STEM Academy, the specialist sixth form college, will open on a site just off Tech City’s Silicon Roundabout, in September and prospective students are being invited to an open day at Google headquarters on Friday February 22nd.
In the first year of opening, the school will take on 216 students and STEM hopes to increase to 432 students by 2014.
The state-funded Free School for 16 to 19-year-olds, offers a vocational academic experience in science, technology, maths and engineering. It intends to help students progress to top universities, entrepreneurial programmes or directly to the work place.
John O’Shea, currently head of the Islington Sixth Form Consortium, will take over as principle in April. He said that securing this prime location was key to the up-and-coming success of the college: “The STEM6 vision has always involved being located in East London’s Tech City, creating a direct link with STEM industries and helping to inspire the next generation of STEM graduates.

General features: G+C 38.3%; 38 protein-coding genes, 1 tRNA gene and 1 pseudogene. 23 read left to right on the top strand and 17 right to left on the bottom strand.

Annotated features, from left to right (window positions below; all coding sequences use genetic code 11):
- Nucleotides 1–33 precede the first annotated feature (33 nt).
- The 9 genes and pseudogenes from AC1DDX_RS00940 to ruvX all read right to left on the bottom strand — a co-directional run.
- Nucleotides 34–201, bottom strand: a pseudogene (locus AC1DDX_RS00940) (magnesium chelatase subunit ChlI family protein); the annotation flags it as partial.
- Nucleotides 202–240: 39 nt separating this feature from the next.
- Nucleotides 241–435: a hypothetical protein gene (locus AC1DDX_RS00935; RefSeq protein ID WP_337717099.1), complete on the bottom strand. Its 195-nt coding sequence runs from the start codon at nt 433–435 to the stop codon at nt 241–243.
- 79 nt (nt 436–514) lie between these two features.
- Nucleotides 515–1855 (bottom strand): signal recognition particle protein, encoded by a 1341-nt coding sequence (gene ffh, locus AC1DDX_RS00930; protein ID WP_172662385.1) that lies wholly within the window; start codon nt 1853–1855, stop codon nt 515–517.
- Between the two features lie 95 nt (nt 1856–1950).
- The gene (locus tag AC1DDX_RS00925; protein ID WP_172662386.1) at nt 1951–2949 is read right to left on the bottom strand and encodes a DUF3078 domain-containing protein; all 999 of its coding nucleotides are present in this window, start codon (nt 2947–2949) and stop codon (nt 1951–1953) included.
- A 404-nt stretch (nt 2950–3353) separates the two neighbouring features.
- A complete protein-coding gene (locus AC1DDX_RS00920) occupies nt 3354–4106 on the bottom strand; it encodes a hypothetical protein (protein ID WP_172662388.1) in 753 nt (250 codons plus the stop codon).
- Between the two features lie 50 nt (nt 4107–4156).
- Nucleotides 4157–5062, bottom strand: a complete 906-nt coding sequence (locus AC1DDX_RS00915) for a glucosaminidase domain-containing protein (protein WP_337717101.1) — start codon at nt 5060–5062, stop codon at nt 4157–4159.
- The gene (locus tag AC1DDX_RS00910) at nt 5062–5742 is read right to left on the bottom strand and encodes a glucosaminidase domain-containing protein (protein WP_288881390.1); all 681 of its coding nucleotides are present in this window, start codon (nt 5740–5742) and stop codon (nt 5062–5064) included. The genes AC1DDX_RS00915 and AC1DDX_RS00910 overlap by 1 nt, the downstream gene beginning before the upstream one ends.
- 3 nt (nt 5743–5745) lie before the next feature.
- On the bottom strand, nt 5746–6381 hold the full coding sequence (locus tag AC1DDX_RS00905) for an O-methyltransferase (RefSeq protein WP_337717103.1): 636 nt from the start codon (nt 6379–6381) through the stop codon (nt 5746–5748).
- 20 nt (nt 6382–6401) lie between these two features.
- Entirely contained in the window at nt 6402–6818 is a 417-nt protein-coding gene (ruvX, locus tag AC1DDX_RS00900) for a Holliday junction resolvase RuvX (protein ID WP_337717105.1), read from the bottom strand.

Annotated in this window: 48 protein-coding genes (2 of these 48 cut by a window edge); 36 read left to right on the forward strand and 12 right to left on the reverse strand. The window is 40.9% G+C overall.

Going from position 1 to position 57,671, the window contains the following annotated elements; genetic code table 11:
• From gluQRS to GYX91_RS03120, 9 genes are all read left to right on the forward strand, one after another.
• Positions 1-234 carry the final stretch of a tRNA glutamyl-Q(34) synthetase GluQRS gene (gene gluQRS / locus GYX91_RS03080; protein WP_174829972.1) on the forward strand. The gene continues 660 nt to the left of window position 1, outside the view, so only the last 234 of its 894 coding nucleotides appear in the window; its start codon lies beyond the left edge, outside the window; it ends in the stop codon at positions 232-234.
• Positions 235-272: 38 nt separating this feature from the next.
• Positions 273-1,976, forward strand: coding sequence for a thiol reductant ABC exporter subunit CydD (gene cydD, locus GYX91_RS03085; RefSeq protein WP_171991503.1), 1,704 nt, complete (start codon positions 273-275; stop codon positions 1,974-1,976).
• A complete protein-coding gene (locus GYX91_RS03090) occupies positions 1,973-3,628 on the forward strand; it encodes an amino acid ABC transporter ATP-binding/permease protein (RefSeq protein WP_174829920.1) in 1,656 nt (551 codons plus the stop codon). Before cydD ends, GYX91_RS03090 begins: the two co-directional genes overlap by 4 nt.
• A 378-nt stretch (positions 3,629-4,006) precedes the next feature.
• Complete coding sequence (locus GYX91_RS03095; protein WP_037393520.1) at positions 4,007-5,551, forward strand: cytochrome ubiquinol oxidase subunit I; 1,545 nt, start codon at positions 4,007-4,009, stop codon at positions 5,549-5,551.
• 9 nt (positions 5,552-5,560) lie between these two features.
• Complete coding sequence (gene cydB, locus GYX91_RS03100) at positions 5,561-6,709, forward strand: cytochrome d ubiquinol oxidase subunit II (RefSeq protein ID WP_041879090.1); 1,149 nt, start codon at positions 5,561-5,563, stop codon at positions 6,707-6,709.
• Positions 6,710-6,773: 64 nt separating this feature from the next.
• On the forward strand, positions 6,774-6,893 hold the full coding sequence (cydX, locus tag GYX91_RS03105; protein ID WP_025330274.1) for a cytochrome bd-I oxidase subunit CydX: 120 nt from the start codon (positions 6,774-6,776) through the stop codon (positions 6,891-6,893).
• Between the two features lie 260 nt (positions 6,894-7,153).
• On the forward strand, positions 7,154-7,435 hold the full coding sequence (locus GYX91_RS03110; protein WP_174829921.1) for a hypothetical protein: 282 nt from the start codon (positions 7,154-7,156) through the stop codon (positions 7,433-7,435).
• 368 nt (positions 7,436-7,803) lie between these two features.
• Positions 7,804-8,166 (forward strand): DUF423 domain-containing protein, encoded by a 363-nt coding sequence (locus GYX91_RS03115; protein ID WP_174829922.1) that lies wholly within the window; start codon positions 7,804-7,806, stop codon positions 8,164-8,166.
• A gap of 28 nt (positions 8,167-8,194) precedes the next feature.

“Tech City already represents one of the fastest growing and burgeoning areas of London and I’m confident that our students will thrive from being at the heart of it.”
O’Shea is well-practiced at teaching the STEM subjects after spending over a decade teaching A-level biology.
Dennis Quilter, Chair of Governors, at STEM said: “John’s combination of experience in education, particularly among sixth forms in London, coupled with his own science background, makes him the perfect choice to take STEM Academy forward.”
Despite the main emphasis on science-related subjects, the Academy will also offer a broader curriculum, including English and modern languages at A-level as well as extracurricular courses including the Duke of Edinburgh Award.
STEM is hosting an open day on Friday, February 22, at the Google headquarters in Soho. Joining O’Shea will be guest speakers Shuvo Saha, industry director of Google UK, and Dr Tony Sewell, founder and director of Generating Genius – one of STEM6’s partners.
For previous articles on the STEM academy, click here.